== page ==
An Unseen Crisis? Our Boys are Struggling Too

An Unseen Crisis? Our Boys are Struggling Too

There is no doubt that adolescents are struggling. Just do a quick Google search on adolescent mental health and you will see a plethora of articles detailing statistics on increased anxiety, depression and suicide amongst tweens and teens. What you will also find is that much of the information and statistics are female-centric. Take the recent 2021 Youth Risk Behavior Survey (YRBS) which showed statistically that girls are faring much worse than boys across all measures. However, a stat that is widely unknown and just as concerning is that being male is the biggest risk factor for suicide.

More specifically, the CDC’s 2021 National Vital Statistics System showed a significant increase in male suicide among teens and young men with rates up 8% between 2020 and 2021 in males 15-24.

Unlike females, who have higher rates of reported suicidal ideation and suicide attempts, males are four times more likely to commit suicide. But why?

  • Males tend to be more impulsive than females.
  • When males decide to make an attempt, it often feels and is more final due to the inability to continue to hold their feelings in anymore.
  • Males tend to choose more violent and lethal methods of suicide.

Regardless of the why, this statistic should be sounding off all the alarm bells, but it isn’t. Certainly not in the same way that is for females. So why the disparity? Why the lack of awareness, information and attention to an equally significant mental health crisis?

There are a few reasons why mental health concerns for boys are widely unknown and underreported.

  • Societal norms and expectations

Our society allows girls to be more emotionally expressive and talk more openly about their mental health. In fact, it is not only normalized, but it is often encouraged. For boys, there are societal expectations to be strong and independent. In fact, many boys are conditioned from a young age to suppress their feelings and limit emotional expression for fear of being seen as weak and vulnerable. This conditioning means that many boys are unlikely to tell others when they are feeling sad or anxious and are less likely to seek help.

  • Differences in emotional expression

Because the expression of more vulnerable feelings is frowned upon for boys, the way that they express feelings like sadness and anxiety can be very different than girls. According to the National Institute of Mental Health, because boys learn not to express sadness openly, many will instead exhibit their emotions through irritability, anger and aggression. As a result, adults may not recognize these behaviors as signs and symptoms of underlying depression and anxiety, therefore leaving those needs untreated.

  • Lack of emotional IQ

Because boys are conditioned to have a narrower range of emotions, it can be difficult for them to identify those more vulnerable emotions under the anger. If they can’t identify those emotions, they can’t communicate those emotions, and therefore they can’t get the validation and help they need.

How to Help

  1. Name it! Children are not born understanding their internal world. They learn through their experiences and through others. As parents and caregivers, we can help give boys the vocabulary to speak about and understand their emotional experiences. The more they understand, the better they can communicate their needs.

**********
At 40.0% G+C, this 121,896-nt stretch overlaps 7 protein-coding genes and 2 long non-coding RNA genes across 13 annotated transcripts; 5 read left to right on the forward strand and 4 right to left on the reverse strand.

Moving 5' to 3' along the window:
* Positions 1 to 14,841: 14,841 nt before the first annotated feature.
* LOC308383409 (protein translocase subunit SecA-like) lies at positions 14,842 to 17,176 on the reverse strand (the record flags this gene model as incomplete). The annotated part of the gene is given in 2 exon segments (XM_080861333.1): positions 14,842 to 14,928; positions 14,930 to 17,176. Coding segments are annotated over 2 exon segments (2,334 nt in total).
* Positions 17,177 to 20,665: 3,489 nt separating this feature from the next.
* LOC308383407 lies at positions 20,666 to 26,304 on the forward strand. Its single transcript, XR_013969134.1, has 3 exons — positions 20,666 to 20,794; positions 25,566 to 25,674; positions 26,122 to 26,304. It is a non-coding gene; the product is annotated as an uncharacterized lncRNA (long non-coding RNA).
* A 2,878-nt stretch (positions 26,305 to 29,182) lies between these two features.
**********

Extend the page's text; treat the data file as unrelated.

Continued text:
2. Change the messaging: It is crucial to be aware of messaging within families about male expectations. Statements like “man up,” “grow up,” “be tough,” or “boys don’t cry” are not only invalidating but send the message to boys that it is not safe or OK to express their emotions. But these emotions don’t just go away – instead, they just get internalized or expressed in much more unhealthy ways. Change the messaging. Try “This is hard,” “Your feelings make sense,” or “We are here for you.”
  3. Model: While you are not going to single-handedly change decades of messaging around male mental health, you can make a difference for your son or males you may mentor. It starts with modeling. When adults, particularly trusted male adults, practice showing vulnerability and emotional expression, teen boys are likely to feel safe and comfortable to do the same.
  4. Normalize mental health: In my therapy practice, the bulk of our clients are females – most of whom are seeking help for anxiety, low self-esteem and depression. A much smaller percentage of clients are males – most of whom are sent to us due to behavioral concerns around ADHD and anger management. This small sample illustrates the larger issue at play. Boys mainly come to treatment because their behaviors are a problem, not because they express the need for help. Boys need to know that therapy is an option – not to fix them or their behaviors, but to help them with their underlying struggles.
  5. Listen more, talk less: This is a great rule of thumb when dealing with any adolescent, but particularly boys who tend to be less verbally expressive about their emotions than their female counterparts.
  6. Be observant: Males tend to be less likely to verbalize their emotions and struggles with others. Therefore, it is critical for parents to be attuned to physical and behavioral cues as a means of receiving feedback about their son’s mental health. Looking for changes in mood, sleep, level of irritability, eating, and social engagement can provide vital information about the state of a male teen’s overall well-being.

The stakes are high and the time to act is now. Through modeling, coaching, and supporting young males, we can have a significant impact on their mental health and save their lives.

If you or someone you know is having thoughts of suicide, call or text 988 to reach the National Suicide Prevention Lifeline.